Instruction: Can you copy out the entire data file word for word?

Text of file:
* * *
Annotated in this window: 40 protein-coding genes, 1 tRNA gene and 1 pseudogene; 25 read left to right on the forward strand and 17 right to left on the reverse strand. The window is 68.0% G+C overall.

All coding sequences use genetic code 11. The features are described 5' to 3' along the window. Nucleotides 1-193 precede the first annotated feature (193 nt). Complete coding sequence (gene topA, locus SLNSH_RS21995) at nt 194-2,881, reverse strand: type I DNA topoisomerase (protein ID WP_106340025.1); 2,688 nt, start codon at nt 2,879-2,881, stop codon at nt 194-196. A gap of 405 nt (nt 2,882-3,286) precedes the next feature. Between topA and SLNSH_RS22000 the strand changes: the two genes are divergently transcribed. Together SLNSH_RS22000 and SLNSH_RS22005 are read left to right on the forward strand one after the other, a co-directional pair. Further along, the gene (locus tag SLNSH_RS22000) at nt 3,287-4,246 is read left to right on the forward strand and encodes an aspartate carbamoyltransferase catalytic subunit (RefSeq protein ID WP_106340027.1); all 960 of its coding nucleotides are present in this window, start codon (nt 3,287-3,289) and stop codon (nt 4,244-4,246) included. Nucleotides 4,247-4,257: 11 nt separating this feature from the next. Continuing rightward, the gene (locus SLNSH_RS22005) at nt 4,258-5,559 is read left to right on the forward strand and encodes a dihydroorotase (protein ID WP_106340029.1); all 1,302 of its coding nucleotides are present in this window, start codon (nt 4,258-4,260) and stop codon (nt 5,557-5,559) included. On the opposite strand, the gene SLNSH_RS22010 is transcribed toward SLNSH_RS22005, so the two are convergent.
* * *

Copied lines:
Annotated in this window: 40 protein-coding genes, 1 tRNA gene and 1 pseudogene; 25 read left to right on the forward strand and 17 right to left on the reverse strand. The window is 68.0% G+C overall.

All coding sequences use genetic code 11. The features are described 5' to 3' along the window. Nucleotides 1-193 precede the first annotated feature (193 nt). Complete coding sequence (gene topA, locus SLNSH_RS21995) at nt 194-2,881, reverse strand: type I DNA topoisomerase (protein ID WP_106340025.1); 2,688 nt, start codon at nt 2,879-2,881, stop codon at nt 194-196. A gap of 405 nt (nt 2,882-3,286) precedes the next feature. Between topA and SLNSH_RS22000 the strand changes: the two genes are divergently transcribed. Together SLNSH_RS22000 and SLNSH_RS22005 are read left to right on the forward strand one after the other, a co-directional pair. Further along, the gene (locus tag SLNSH_RS22000) at nt 3,287-4,246 is read left to right on the forward strand and encodes an aspartate carbamoyltransferase catalytic subunit (RefSeq protein ID WP_106340027.1); all 960 of its coding nucleotides are present in this window, start codon (nt 3,287-3,289) and stop codon (nt 4,244-4,246) included. Nucleotides 4,247-4,257: 11 nt separating this feature from the next. Continuing rightward, the gene (locus SLNSH_RS22005) at nt 4,258-5,559 is read left to right on the forward strand and encodes a dihydroorotase (protein ID WP_106340029.1); all 1,302 of its coding nucleotides are present in this window, start codon (nt 4,258-4,260) and stop codon (nt 5,557-5,559) included. On the opposite strand, the gene SLNSH_RS22010 is transcribed toward SLNSH_RS22005, so the two are convergent.